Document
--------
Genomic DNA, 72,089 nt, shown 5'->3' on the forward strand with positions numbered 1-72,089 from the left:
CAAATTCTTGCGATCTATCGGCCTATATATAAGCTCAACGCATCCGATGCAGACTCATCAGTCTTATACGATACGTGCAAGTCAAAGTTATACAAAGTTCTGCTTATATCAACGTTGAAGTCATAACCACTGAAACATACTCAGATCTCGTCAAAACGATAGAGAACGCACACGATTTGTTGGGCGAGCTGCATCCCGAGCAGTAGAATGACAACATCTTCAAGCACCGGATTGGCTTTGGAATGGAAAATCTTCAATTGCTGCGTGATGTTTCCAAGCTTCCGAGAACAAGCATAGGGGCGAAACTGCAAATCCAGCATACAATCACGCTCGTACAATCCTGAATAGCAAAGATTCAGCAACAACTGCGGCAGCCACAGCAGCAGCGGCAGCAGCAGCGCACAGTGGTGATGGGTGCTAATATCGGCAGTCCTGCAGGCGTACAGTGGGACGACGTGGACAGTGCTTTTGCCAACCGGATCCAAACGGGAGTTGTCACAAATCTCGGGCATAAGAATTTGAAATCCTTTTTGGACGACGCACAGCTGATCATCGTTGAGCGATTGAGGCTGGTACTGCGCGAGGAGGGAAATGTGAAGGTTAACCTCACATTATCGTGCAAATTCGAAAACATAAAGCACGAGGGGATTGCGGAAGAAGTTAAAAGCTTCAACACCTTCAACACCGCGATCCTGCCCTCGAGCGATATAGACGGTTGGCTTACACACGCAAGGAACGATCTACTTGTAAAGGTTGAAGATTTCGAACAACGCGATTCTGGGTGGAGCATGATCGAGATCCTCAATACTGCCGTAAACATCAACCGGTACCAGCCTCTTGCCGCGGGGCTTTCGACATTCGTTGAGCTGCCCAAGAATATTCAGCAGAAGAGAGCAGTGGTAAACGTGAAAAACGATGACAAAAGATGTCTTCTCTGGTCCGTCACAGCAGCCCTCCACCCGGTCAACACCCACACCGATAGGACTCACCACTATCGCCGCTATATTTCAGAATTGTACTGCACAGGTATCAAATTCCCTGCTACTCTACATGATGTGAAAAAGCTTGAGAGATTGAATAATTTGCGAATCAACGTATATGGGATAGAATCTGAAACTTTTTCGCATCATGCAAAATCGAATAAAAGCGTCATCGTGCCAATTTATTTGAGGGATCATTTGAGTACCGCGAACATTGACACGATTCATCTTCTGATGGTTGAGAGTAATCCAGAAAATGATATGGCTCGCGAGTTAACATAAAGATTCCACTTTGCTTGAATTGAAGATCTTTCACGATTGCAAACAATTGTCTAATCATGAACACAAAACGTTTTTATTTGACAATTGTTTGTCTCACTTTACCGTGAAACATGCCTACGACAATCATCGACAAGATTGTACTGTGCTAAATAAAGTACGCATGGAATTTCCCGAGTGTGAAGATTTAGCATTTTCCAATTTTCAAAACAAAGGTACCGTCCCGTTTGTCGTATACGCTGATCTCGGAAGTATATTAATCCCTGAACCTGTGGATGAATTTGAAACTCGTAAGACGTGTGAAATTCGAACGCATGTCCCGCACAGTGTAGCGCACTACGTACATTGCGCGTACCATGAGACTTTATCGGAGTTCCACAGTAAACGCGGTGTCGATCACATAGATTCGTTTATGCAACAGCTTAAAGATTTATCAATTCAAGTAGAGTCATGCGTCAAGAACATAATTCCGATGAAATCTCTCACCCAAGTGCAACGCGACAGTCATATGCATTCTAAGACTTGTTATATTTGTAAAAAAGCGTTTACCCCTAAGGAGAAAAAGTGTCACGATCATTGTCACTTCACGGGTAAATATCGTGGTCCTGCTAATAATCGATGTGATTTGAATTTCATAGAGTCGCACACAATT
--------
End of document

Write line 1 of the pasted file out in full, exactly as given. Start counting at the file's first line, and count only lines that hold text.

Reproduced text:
Genomic DNA, 72,089 nt, shown 5'->3' on the forward strand with positions numbered 1-72,089 from the left: